When Benjamin Franklin returned to Philadelphia in 1775, his opinion on the matter of American Independence had fully formed. In the years previous, Franklin had held out hope for an accommodationist solution that would allow Britain to maintain its rule over the American colonies with a compromise on the representation of the colonists in Parliament. It was a moderate position at the time and seemed more reasonable than open conflict, but a number of events came to change Franklin's mind about the future of the colonies. In 1771, he visited Ireland and witnessed the great poverty and brutal oppression that plagued the island under British rule; in his descriptions of the destitute land and people, Franklin notes his worry that similar laws and policies instituted by the British in America would certainly lead to a state of slavery for the colonists. Three years later, Franklin intercepted the private letters of Massachusetts Governor Thomas Hutchinson and Lieutenant Governor Andrew Oliver in which they requested more British troops to squash the rebellious population of Boston. He leaked these documents to the Sons of Liberty and they were heavily publicized by leaders such as John Adams. When three innocent men were charged for the leak, Franklin admitted his guilt and the scandal cost him his position and status in England. After being ridiculed before Parliament, Franklin headed home to Philadelphia with a newfound commitment to ending British power in America.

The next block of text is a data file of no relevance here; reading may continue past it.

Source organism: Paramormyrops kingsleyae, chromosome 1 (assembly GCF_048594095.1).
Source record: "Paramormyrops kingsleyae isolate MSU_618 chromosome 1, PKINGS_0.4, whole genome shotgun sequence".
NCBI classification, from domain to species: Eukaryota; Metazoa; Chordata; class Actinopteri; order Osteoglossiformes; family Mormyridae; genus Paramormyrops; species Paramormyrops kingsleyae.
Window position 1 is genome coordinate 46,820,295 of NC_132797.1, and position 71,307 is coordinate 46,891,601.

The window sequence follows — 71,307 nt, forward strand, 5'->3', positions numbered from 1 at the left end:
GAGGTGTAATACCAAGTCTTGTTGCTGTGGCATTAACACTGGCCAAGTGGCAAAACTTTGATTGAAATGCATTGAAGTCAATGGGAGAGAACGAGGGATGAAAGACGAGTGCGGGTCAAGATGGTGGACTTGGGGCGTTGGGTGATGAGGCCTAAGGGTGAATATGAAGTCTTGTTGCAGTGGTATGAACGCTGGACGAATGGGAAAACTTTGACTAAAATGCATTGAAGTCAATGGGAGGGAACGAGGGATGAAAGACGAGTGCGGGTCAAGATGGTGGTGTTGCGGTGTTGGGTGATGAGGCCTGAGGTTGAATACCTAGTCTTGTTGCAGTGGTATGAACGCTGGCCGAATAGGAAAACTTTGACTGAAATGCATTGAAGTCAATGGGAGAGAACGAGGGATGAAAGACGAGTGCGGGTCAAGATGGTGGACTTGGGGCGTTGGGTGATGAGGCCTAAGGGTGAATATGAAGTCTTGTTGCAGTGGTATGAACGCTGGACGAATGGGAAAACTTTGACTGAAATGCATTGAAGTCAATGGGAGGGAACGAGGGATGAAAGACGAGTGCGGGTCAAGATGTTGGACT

Five days after Franklin's return, the Second Continental Congress convened in Philadelphia and he was unanimously chosen to represent Pennsylvania as a delegate. In his speeches to the Continental Congress, Franklin warned of the British capability for brutality and oppression and the necessity for liberty. Franklin was included in the appointment of a Committee of Five for for the drafting of a new declaration. During the writing of the Declaration of Independence, Benjamin Franklin played only a minor role; he provided advice to Thomas Jefferson and made several small changes to his original draft. The important aspect of Franklin's involvement in the movement for Independence was his influence in America and abroad. Franklin had grown into a transatlantic celebrity in the decades before; his publication, "Poor Richard's Almanack" was translated and read throughout Europe and his kite experiment was emulated by scientists in many countries. Franklin was one of the few Americans to become an admired figure on both sides of the ocean and for him to throw his weight behind the Revolution would have galvanized support for the issue of liberty.
For Ben Franklin, Declaration of Independence was the first of four documents he would sign that together gave birth to the United States of America. The second was the Franco-American Alliance of 1778 that secured the support of Britain's most powerful enemy; Franklin had negotiated the Alliance as the elder statesman representing America in France. The third was the Treaty of Paris in 1783 that ended the war in America's favor; Franklin was once again the leading American diplomat in the negotiations. And the fourth and final document was the United States Constitution which he signed at the age of 81 years.